Australian Institute of Architects moves into
sculptural Melbourne tower by Lyons

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The new Melbourne home of the Australian Institute of Architects is a 22-storey tower by architecture firm Lyons with a sculptural facade that breaks down into staircases and balconies (+ slideshow).

Lyons completes sculptural Melbourne tower for Australian Institute of Architects

Australian firm Lyons, whose past projects include a string of colourful university buildings, won a competition to design the building for the Australian Institute of Architects' Victoria chapter after proposing a building aimed at helping the institute engage with the public.

Lyons completes sculptural Melbourne tower for Australian Institute of Architects

Named 41X, the tower sits at a crossroads between Exhibition Street and Flinders Lane. Its facade is covered with angular concrete fins, as a reference to the "chiselled masonry aesthetic" of Melbourne's public buildings, but they appear to be cut away to make room for elevated public spaces highlighted with bright green accents.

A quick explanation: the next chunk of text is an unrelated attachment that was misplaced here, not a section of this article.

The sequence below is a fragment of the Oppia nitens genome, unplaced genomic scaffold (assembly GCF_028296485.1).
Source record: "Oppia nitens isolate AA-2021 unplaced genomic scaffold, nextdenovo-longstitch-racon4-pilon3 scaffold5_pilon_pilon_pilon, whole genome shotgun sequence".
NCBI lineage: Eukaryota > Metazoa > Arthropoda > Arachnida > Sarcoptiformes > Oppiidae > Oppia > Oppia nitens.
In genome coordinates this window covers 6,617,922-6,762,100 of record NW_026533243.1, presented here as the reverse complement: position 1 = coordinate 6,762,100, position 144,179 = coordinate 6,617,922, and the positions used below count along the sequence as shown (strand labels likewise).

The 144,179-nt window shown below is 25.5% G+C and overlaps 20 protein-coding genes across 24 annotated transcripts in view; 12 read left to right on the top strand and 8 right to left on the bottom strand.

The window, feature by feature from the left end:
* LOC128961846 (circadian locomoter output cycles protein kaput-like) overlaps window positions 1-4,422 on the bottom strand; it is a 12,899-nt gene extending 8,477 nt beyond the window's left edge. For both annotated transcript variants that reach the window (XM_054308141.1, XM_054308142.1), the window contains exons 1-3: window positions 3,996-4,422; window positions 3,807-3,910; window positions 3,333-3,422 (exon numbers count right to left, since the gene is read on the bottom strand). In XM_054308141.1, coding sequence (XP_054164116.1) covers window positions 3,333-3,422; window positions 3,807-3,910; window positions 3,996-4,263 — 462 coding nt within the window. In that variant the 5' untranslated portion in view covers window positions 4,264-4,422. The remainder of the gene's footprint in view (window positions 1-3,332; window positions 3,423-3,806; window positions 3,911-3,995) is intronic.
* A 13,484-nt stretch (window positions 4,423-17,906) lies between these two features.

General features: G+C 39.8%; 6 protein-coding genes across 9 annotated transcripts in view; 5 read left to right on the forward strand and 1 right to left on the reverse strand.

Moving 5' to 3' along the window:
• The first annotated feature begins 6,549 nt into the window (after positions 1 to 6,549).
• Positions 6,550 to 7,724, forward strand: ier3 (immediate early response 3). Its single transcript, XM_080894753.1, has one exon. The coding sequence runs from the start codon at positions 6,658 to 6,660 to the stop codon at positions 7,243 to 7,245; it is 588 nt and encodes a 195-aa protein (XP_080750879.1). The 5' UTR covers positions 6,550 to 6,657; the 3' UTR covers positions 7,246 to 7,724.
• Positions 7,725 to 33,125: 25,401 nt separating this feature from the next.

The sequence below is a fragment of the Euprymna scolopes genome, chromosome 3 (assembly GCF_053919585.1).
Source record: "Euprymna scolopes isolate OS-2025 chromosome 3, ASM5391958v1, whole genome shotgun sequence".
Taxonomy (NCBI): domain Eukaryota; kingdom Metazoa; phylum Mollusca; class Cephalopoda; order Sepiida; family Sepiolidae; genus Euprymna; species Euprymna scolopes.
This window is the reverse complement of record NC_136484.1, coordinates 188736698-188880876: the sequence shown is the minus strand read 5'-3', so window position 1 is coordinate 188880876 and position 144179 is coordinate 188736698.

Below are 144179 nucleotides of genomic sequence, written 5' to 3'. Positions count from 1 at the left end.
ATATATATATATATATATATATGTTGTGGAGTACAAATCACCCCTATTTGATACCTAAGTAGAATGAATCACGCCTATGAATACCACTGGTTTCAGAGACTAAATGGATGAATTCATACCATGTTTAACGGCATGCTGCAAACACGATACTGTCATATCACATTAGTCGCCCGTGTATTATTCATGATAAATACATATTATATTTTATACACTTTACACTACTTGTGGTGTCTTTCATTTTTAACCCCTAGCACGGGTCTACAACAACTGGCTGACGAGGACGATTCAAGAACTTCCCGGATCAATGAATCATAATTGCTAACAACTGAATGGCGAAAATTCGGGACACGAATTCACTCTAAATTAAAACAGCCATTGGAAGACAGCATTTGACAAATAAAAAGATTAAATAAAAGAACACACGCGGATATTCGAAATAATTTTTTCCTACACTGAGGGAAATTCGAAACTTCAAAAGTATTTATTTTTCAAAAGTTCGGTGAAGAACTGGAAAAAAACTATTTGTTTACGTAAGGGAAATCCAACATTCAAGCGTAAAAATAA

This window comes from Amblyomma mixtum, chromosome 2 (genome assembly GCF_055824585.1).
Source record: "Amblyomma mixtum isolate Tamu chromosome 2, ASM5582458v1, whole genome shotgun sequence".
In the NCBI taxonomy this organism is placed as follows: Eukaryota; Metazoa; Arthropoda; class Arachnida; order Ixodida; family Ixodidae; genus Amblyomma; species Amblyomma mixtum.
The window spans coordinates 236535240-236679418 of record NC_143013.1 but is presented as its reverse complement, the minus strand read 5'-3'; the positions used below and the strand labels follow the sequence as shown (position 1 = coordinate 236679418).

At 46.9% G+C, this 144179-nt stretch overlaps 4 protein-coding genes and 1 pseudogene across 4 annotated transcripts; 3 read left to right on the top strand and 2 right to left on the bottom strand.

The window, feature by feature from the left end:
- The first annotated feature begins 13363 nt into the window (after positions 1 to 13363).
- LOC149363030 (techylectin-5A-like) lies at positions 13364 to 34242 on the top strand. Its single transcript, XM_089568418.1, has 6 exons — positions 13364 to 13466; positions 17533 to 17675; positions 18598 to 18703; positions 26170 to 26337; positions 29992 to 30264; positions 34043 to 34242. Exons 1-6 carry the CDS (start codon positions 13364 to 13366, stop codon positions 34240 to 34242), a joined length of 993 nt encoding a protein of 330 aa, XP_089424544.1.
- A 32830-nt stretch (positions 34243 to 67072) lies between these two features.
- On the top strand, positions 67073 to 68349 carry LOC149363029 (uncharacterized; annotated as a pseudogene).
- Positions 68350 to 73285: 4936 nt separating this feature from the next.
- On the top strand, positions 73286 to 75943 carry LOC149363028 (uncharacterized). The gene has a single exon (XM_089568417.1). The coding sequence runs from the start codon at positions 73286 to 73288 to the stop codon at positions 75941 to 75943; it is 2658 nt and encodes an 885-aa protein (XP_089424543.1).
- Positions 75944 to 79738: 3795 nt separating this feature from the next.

Lyons completes sculptural Melbourne tower for Australian Institute of Architects

"The design explores the idea of joining together a public and commercial building, by connecting the city street space with Institute occupied levels," said Lyons director Adrian Stanic. "A major stair, visible from Flinders Lane, facilitates this and makes public engagement a focal point of the building."

Lyons completes sculptural Melbourne tower for Australian Institute of Architects